MXA’S USED MOTOCROSS BIKE GUIDE: HOW TO SETUP YOUR 2010 YAMAHA YZ250F:


This is the 2010 Yamaha YZ250F the way the MXA test crew raced it. As a rule, we don’t go for exotic or expensive mods, but if push comes to shove, we will seek competent help (no matter how much it costs). Use MXA‘s mods as a guide.


Gearing:
In stock trim, the 2010 YZ250F powerband is blessed with a ferocious bottom-end hit, but once the engine reaches the midrange, the power falls off harder than a sorority girl on a mechanical bull, then it tries rto go again when you can’t use it. Some test rider preferred a taller 48-tooth rear sprocket (stock is 49) to expand the small gaps between gears, other went down in the gear to a 50 to forget about the lower gears and to try to get to third quicker. Renthal provided the stock-toothed countershaft and smaller or larger rear sprocket, as well as a gold chain.  


Front brake:
The stock front brake is so-so. As Tim Allen would say, the MXA wrecking crew was looking for “more power!” We ditched the stock front rotor for a beefy Brembo 270mm rotor with a billet bracket . The oversized rotor provided progressive stopping power, especially when coupled with the stock brake pads. For more info, go to www.dubyausa.com.


Forks:
Heavier riders will need stiffer fork springs to keep the Kayaba SSS forks from blowing through their stroke. We swapped the stock 0.45 kg/mm springs for 0.46 kg/mm springs and found relief, but it was necessary to drain 20cc of oil out of each fork leg to minimize midstroke harshness. Lighter riders can stick with the stock springs but should lower the oil volume to erase the midstroke jolt. The 2010 frame geometry seemed to change the fork performance by putting more weight on the front end compared to the 2009 model, but the real reason comes from the different valving. Yamaha added more high-speed rebound damping and low-speed compression damping, while decreasing high-speed compression damping for 2010. We don’t approve.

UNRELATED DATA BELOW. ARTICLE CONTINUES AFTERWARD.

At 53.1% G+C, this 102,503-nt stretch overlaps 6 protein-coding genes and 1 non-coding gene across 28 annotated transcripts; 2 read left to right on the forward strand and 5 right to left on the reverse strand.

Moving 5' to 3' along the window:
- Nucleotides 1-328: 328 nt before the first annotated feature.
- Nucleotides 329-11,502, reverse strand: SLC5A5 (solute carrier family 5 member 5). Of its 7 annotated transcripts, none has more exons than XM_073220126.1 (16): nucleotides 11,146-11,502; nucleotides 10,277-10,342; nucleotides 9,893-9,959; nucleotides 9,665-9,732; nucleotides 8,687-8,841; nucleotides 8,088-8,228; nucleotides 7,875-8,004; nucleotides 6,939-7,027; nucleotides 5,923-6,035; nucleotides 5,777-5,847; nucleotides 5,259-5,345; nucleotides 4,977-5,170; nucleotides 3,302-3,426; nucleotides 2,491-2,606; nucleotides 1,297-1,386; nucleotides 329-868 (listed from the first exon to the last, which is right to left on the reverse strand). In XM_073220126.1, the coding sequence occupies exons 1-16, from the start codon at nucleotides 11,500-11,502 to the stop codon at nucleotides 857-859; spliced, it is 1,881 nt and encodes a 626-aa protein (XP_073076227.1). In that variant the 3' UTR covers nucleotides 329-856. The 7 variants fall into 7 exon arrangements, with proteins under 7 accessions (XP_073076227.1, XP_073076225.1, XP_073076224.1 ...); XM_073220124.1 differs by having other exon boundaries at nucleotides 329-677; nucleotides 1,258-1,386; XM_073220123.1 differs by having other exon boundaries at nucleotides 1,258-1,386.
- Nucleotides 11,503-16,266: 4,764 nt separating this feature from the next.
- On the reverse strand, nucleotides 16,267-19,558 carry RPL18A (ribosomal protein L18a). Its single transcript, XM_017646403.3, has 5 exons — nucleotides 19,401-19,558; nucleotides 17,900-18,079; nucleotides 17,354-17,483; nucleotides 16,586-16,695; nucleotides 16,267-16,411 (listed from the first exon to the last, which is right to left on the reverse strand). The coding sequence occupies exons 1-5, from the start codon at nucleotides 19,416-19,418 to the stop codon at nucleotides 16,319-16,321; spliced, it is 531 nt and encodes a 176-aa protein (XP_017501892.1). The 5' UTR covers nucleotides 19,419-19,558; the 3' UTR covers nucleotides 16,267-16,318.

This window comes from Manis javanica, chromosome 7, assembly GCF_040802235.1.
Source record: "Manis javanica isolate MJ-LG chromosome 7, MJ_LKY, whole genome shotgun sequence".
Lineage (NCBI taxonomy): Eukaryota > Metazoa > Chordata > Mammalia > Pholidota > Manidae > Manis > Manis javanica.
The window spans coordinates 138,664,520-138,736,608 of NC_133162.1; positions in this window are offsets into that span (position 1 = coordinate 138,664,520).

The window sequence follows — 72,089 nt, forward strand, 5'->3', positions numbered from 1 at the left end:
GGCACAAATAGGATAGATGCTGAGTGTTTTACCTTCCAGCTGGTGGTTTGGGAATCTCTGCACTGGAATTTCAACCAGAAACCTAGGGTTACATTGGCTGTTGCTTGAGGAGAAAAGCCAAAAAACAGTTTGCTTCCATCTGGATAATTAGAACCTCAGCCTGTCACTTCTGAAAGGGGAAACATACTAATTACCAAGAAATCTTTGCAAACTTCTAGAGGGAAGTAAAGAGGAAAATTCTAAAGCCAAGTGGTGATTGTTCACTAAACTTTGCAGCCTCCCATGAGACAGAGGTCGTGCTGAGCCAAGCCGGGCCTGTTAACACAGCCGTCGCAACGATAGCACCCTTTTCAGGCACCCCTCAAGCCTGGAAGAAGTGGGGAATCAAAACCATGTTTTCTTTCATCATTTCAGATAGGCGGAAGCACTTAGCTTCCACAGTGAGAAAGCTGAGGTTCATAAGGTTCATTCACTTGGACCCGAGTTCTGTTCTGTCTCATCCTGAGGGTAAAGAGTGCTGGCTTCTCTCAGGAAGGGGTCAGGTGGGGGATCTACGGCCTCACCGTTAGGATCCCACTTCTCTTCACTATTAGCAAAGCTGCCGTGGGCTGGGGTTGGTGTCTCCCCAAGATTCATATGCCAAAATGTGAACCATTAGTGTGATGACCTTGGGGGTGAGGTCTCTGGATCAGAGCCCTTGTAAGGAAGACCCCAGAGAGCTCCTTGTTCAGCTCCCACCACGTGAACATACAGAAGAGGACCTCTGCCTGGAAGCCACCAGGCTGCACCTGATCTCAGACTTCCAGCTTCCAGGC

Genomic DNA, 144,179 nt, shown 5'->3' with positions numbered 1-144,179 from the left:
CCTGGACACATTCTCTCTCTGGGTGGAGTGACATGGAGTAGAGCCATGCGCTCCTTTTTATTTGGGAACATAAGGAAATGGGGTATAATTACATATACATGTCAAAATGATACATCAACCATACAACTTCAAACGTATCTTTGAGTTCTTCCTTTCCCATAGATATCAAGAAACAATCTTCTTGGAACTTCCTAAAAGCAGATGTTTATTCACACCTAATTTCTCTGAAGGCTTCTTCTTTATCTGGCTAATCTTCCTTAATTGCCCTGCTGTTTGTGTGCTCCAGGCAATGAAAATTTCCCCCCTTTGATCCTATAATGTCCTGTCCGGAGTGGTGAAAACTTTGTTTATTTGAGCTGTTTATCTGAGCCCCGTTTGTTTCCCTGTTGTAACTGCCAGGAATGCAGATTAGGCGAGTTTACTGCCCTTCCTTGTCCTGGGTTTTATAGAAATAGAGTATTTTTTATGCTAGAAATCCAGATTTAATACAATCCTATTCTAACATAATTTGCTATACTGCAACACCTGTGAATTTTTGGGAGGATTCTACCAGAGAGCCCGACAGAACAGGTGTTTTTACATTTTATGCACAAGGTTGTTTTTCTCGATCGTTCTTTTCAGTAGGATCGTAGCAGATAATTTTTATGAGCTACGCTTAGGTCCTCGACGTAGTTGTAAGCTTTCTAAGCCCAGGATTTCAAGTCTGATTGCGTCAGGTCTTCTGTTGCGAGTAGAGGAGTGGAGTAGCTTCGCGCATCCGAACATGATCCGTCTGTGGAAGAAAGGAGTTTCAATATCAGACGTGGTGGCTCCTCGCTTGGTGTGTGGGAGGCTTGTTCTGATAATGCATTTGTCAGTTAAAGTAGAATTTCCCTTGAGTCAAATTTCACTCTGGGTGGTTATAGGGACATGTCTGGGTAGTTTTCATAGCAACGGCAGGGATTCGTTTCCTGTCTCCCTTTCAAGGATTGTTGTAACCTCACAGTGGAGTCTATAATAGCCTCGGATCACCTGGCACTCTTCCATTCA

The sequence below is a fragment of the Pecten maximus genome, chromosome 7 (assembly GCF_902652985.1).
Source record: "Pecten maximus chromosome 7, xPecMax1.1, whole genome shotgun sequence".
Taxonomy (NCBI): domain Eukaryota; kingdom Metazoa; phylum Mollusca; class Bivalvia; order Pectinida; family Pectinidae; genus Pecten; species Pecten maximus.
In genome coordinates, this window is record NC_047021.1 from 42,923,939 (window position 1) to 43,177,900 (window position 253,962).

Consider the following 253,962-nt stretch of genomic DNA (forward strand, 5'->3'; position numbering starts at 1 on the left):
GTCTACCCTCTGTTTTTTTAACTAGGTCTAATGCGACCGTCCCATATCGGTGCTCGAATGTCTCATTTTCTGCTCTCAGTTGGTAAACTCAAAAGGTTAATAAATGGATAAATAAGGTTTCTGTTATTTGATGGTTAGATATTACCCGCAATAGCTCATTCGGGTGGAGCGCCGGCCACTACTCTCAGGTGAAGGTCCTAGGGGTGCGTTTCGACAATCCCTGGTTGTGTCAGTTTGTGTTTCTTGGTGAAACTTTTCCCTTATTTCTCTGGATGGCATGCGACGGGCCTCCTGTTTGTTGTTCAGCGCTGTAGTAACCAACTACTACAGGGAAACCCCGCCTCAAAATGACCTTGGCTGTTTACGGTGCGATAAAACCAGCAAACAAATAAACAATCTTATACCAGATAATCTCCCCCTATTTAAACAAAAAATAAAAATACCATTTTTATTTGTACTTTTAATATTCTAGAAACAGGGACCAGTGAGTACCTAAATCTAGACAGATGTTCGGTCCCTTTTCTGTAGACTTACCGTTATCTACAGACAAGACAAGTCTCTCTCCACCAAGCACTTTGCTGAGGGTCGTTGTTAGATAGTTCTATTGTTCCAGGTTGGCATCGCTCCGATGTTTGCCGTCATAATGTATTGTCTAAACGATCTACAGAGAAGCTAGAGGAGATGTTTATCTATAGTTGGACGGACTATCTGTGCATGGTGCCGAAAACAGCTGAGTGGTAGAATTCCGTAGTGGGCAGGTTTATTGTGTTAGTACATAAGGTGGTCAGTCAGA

For hardcore racing these are MXA’s recommended 2010 Yamaha YZ250F fork settings (stock settings are in parentheses).
     Spring rate: 0.46 kg/mm (0.45 kg/mm)
     Oil quantity: 350cc
     Compression: 2 clicks out (8 clicks out stock)
     Rebound: 8 clicks out (10 clicks out stock)
     Fork leg height: 5mm up
     Notes: Slower and smaller riders can get away with using the stock 0.45 kg/mm fork spring rate, but heavier riders (over 160 pounds) should jump up a spring rate. Doing so will keep the forks up in their stroke and help prevent the the forks from diving.

Shock: In stock trim the Kayaba suspension isn’t very well balanced. Yamaha was close in their baseline settings, but the shock feels high in the stroke. We increased the race sag to 105mm (Yamaha recommends between 95-105mm). We also slowed down the rebound and went in on low-speed compression. For hardcore racing this is MXA’s recommended 2010 YZ250F shock settings .
     Spring rate: 5.3 kg/mm
     Race sag: 105mm
     Hi-compression: 2-1/4 turns out (1-3/4 turns out stock)
     Lo-compression: 7 clicks out (9 clicks out stock)
     Rebound: 9 clicks out (10 clicks out stock)
     Notes: Riders who don’t need heavier fork springs rates should run upwards of 105mm of sag.



Bar mounts:
A simple and cheap fix for taller riders is to move the bar mounts to the forward mounting position. Very tall riders should opt for the mounts turned forward. Most riders will find that the bar mounts turned back in the forward position are most comfortable.


Exhaust pipe:
Searching for more power in the midrange through the top-end, we ordered a Pro Circuit Ti-4R exhaust system. Of all the YZ250F pipes we tested, the Ti-4R had the most pro-level exhaust. It traded bottom-end response for a free-revving top. The pipe passes the AMA sound test.


Miscellaneous:
We loved the Bridgestone 403A/404 tire combination that came stock on the 2010 YZ250F. Once the tread wore out, we tried the Dunlop MX51 rear with an MX31 front?this worked well in intermediate to soft terrain, but the Bridgies are better overall.


Jetting: Here are MXA’s recommended jetting specs:
     Main jet: 180
     Pilot: 45
     Needle: NDJR
     Clip position: 4th from top
     Fuel screw: 3/4 turn out (1-3/4 turns out)
     Leak jet: 70
    Notes: Yamaha’s initial literature listed the fuel screw at 2-1/4 turns out, but Yamaha changed the fuel screw to 1-3/4 turns out for production. The needle is richer by a half clip compared to the 2009 needle. For high altitude we recommend switching to a 178 main jet with the clip in the 3rd position. For cold weather we recommend swapping the 180 main jet for a 182 and adjust the fuel screw to 2-1/4 turns out.

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